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8 July 2010 Asteroid Roma to pass in front of Delta Ophiuchi - Visible to naked eye

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posted on Jul, 6 2010 @ 07:42 AM

In a rare event on July 8, 2010, skywatchers will be able to see an asteroid briefly block out the light from a star as it passes in front. It may be the only asteroid 'occultation' this century observable with the naked eye.

Everybody is familiar with a solar eclipse, when our Moon passes in front of the Sun and blocks its light for several minutes. A similar situation can happen with asteroids, the Sun-orbiting, rocky or metallic objects that are left over from the formation of the Solar System or were formed by collisions between other asteroids. In total, we know of about 400,000 of these dark bodies, which range in size from a few hundred kilometres to just a few metres.

The smaller ones are hard to detect. While an asteroid is far too small to cover the Sun, one will occasionally move directly in front of one of the many stars in the night sky and block its light from our view, causing a stellar eclipse or occultation. Since asteroids move relatively fast, these events typically last just a few seconds. Normally the occulted star is so faint the event can only be seen via telescope.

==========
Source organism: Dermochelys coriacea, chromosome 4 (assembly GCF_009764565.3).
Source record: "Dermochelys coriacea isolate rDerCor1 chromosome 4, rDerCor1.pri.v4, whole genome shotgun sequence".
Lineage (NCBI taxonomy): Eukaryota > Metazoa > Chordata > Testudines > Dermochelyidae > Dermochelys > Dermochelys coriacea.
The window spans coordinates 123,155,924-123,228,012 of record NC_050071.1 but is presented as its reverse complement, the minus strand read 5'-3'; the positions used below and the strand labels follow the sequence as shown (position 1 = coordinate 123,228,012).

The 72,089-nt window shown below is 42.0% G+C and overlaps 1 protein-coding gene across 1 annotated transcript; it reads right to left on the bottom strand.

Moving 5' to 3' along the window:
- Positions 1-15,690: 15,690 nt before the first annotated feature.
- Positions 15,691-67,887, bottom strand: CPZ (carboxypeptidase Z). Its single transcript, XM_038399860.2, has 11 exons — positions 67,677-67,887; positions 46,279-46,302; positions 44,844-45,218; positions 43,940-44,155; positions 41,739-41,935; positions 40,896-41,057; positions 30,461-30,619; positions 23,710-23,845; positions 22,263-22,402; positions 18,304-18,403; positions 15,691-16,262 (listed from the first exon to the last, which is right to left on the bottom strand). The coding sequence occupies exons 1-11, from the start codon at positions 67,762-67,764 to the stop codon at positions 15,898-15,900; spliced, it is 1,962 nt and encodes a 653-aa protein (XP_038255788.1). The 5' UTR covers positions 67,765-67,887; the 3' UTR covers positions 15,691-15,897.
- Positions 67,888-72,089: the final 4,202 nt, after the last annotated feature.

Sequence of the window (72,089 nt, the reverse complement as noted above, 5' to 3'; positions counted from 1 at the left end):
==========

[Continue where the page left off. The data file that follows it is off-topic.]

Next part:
During the night of 8/9 July, a star that is visible to the naked eye, Delta Ophiuchi (the fourth-brightest star in the constellation Ophiuchi), will be occulted by asteroid Roma, which has a diameter of about 50 km. This means the occultation will be visible only along a path about 50 km wide, crossing central Europe, Spain and the Canary Islands.

Catching a glimpse

Since asteroids, with very few exceptions, are too small to be resolved with ground-based telescopes, asteroid occultations are the only direct way of measuring the size of such an object. When several observers record such an event, using video cameras with precise timing, the times when they see the occultation help to measure the shape of the asteroid.
Since we know the speed of the asteroid, the duration of the occultation can be converted directly to a length. This allows scientists to reconstruct the size and shape of the object.


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